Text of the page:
When Philippe Holland, a 20-year-old college student delivering food in Philadelphia to make some extra money was gunned down by plainclothes police officers on the night of April 22, 2014, the incident was carried by several local media outlets. When a civil lawsuit was settled recently, the news was carried throughout the country.
That happened for two reasons. For one, the City of Philadelphia agreed to pay Holland $4.4 million, a record for the city involving a police incident and the sixth largest nationally.
Secondly, the city and police department agreed to make real and lasting changes in the way plainclothes officers interact with the citizens of Philadelphia.
"This settlement will not only compensate an innocent citizen who suffered devastating injuries but also served as a catalyst for significant reforms in the way our communities are policed by plainclothes officers,” said Holland’s lawyer, Tom Kline, with Philadelphia-based Kline & Specter, PC.
Holland suffered gunshot wounds to his head and other parts of his body when two officers fired 14 times into his vehicle as he tried to get away from men he believed were going to rob him. He underwent extensive surgery for his wounds but bullet fragments remain lodged in his brain, causing him to suffer a permanent seizure disorder and other injuries.Attorney Tom Kline of Kline & Specter in Philadelphia, PA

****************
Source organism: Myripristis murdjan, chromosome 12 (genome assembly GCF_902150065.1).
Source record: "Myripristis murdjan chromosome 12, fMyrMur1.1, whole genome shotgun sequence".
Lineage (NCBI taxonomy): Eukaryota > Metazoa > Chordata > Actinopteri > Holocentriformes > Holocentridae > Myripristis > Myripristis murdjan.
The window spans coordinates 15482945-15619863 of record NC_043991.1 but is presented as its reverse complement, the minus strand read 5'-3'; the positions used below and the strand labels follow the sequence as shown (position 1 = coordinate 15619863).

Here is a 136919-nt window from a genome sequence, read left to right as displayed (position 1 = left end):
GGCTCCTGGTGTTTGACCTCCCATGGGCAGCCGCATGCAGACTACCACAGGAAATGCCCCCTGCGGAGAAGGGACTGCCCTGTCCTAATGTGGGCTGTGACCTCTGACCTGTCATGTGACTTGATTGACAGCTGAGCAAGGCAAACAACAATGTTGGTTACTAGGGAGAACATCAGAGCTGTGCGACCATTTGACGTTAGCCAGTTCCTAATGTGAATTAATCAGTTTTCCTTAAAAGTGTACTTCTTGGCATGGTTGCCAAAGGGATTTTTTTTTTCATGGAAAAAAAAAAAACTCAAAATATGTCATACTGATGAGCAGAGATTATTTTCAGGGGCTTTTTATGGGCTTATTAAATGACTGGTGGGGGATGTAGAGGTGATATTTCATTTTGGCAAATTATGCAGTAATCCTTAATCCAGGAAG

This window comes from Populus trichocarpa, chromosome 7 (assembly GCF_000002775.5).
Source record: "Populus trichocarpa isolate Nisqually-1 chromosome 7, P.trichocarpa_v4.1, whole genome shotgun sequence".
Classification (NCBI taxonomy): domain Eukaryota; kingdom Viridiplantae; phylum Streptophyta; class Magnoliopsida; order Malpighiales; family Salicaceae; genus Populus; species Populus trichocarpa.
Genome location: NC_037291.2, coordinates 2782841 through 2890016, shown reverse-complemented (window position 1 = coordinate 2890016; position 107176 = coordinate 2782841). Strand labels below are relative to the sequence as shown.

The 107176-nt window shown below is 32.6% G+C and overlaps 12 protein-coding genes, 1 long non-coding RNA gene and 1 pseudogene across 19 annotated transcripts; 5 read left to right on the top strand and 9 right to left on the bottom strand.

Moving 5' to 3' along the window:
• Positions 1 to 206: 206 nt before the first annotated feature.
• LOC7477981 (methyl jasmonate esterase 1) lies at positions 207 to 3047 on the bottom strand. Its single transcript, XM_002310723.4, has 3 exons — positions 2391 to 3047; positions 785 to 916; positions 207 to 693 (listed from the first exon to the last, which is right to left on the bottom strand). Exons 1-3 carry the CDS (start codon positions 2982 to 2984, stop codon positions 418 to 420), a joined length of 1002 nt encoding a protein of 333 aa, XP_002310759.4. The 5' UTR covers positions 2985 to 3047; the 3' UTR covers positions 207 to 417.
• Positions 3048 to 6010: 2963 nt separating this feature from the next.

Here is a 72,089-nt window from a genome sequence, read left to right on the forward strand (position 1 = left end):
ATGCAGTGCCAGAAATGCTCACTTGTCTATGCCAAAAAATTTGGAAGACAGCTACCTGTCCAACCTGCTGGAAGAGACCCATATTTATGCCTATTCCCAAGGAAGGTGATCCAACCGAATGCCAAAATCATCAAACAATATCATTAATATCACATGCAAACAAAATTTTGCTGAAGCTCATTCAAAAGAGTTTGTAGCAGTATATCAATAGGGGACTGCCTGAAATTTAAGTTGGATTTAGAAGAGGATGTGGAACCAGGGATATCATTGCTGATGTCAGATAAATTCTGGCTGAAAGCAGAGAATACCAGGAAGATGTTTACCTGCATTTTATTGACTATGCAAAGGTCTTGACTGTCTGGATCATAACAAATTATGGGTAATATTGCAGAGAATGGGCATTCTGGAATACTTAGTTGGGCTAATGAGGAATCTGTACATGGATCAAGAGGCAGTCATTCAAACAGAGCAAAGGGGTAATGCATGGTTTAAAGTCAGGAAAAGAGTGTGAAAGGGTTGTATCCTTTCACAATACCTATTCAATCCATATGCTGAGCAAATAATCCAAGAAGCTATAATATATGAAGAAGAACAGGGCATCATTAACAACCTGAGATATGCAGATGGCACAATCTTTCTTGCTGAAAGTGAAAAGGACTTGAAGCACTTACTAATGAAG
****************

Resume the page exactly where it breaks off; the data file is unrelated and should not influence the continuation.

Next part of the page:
As part of the settlement – a part that Kline had insisted was essential for any agreement – the city and the Philadelphia Police Department will establish a new protocol for things such as proper attire for plainclothes officers, proper placement and display of patrol badges, and permitted and prohibited activities and interactions with the public. That will include how and when to identify themselves as police officers.
Also part of the settlement, the city will produce a training video that all new plainclothes officers will be required to watch before assignments and as part of roll call. This must be done, according to the agreement, by July 1.
For more information on this settlement and to view both the federal and state court civil rights complaints, go to www.klinespecter.com/blog/a-police-shooting-an-innocent-victim-a-peaceful-resolution.html.